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Quarantine Aquarium Fish: What You Need To Know

Quarantine Aquarium Fish: What You Need To Know 1

When should you quarantine in your tank? What procedures should you take? If you have asked either of these questions, then this article will be the one you want to read. Quarantining your fish can be very important to avoid many problems that could occur. This process could be the difference between life and death in your fish. It is up to us, the fish keeper to do everything we can to save them.

I will guide you in how to properly quarantine your fish. I would say that keeping a quarantine tank and actually using it was one of the most pivotal things I have done for my fish. Some fish will need to be quarantined more so than others. It isn’t always for the new fish that you are quarantining, but also for the fish that are already in your tank. They can be sensitive to any disease that the new fish is introducing. Your new fish may be infected with something and you would not even know it.

There may be many reasons why you would quarantine your fish. Of course, the most important reason is to try and save your fish. If you do not quarantine then it can become an expensive waste of money to lose your fish. This could be anywhere from the $5 fish you are introducing, to thousands of dollars in wasted fish that are affected by just being exposed. You could lose everything if you are not cautious

Freshwater and saltwater quarantining really serve the same purpose. There will be different things you need to focus on though. With freshwater, you will have to worry about introducing plants, rocks, wood into your tank.

Saltwater aquarium quarantining isn’t any different. Quarantining marine fish is basically the same concept as freshwater. It may be more important though due to the contaminants that could come with the new fish. If they are wild caught, which most marine fish are, then they could bring a disease from the ocean. These diseases can quickly spread and kill off your fish. You have more things to deal with when it comes to wild fish than farm grown.

You can only trust your own quarantine process. While it is best to start with a clean fish specimen, that isn’t always the option. You may order the fish and never see what state they are in before they arrive to your door. If you notice anything ‘fishy’ going on in your aquarium, then you shouldn’t put the new ‘possibly diseased’ fish into your display tank.

Note: Some fish are sold as ‘pre-quarantined’. Meaning that the seller will quarantine your fish prior to shipping them out. I wouldn’t do this for a few reasons. There is no guarantee that the fish doesn’t carry something that will cause an outbreak in your tank. I also feel this extra stress is completely unnecessary.

While putting your fish into quarantine could be helpful, it could also be harmful. You have to think about the fish and what they will go through. If it is a new fish, think about how much they possibly could have changed tanks in the recent days or weeks. They could have gone through a whole assortment of different fish tank parameters. This may be the exact reason for why you usually lose fish right after introducing them to the tank. Acclimation is possibly one of the most common reasons to have a quarantine aquarium.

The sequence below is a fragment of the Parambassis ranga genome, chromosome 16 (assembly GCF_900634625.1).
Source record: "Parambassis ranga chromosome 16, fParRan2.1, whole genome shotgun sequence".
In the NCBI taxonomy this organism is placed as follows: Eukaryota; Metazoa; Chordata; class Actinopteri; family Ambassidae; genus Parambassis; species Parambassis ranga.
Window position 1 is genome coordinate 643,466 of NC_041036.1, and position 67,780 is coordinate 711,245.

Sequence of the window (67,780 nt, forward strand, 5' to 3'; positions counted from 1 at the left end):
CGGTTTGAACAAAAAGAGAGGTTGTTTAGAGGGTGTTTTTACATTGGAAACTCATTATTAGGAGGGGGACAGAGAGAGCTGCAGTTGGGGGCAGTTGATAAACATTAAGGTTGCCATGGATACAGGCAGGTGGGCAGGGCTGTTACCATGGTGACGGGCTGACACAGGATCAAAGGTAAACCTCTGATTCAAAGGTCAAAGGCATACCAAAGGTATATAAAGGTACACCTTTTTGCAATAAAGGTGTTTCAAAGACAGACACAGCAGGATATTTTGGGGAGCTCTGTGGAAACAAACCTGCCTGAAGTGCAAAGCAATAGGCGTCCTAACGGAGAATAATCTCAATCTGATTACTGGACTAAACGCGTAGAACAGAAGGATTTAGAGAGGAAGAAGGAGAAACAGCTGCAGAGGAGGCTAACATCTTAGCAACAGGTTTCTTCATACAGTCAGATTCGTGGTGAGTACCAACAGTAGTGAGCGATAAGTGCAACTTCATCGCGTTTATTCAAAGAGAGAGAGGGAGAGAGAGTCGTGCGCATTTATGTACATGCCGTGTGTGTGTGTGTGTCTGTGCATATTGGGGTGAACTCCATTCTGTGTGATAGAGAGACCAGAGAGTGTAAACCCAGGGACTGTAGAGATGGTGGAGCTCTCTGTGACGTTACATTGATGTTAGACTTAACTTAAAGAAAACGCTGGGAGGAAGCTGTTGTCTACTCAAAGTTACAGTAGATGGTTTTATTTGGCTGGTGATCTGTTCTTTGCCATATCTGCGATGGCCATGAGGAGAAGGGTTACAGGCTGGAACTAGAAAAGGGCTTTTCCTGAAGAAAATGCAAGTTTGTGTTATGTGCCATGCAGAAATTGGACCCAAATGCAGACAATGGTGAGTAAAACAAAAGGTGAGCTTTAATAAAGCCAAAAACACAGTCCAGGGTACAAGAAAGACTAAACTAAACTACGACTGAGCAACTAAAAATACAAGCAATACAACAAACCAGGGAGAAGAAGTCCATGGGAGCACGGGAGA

For this acclimation, you may want to plan ahead. Planning will be key to getting the tank setup and cycled prior to the arrival of your new fish.



Like I said there can be many reasons to quarantine your fish. It can be the critical step in order to make sure they survive. The reasons why you need to quarantine could be things like diseases, chemicals or even fish behavior.

These are some common reasons to quarantine your fish:

  • Treating Disease – There could be a number of diseases riding on the fish you just purchased at the fish store. You want to be careful when selecting fish that you only purchase fish at appear healthy. If they are diseased at the store or look like they are gasping for air, that should be a red flag for you. Common diseases are things like velvet, skin flukes or Ich.
  • Ich – This is very a common disease associated with stressed-out fish. This disease appears as white spots all over the body, starting around the gills and fins. Ich usually happens with a new aquarium, most likely known as the ‘new tank syndrome’. You can treat Ich with store-bought medications. The best way is to prevent it, to begin with, is by just having a fully cycled tank.
  • Fish Aggression – Sometimes fish can be really aggressive and should be quarantined from the others. You may decide to quarantine the bully fish or the victim depending on the situation and what could work better. Sometimes all you need to do is take the female out of the tank when there are two males fighting each other. They will most likely be best friends in her absence.
  • New Fish – When you get a new fish you should definitely think about quarantining it before adding it to your display aquarium. They could be carrying a variety of diseases. You also want your new fish to be at their best strength when you go to introduce them into your main aquarium.
  • Aquarium Acclimation – This is almost the same as the one above but under a slightly different approach. Your new fish will come from different water parameters than your fish tank. Even if they come from a fish store down the road, your aquatic environment is completely different. Things to watch for would be water hardness, pH, temperatures, nitrites nitrates, and ammonia. This sudden change in water parameters can be very stressful on your fish. You want to take the aquatic acclimation process seriously.
  • Breeding Environment – Say you have a pair of angelfish about to breed. They put their eggs up, and it’s just a matter of time before the other fish start to eat them. You could quarantine the aggressor so that when the eggs hatch the fry will be safe. After the fry hatch, you can quarantine them and bring the other fish back to the bigger tank.
  • Chemicals – Say something happened where some household chemicals got into your aquarium. You have the opportunity to quarantine your fish while you rebalance the contaminated tank and remove the chemicals. This is a tricky one if you do not already have a quarantine tank set up. The extra time needed for cleansing your tank could cause issues if there are too many fish in the population, there will be high stress in smaller spaces. You could be potentially going from a large tank to a smaller quarantine setup and the fish will have to adjust to this smaller area, which will be where that stress is from.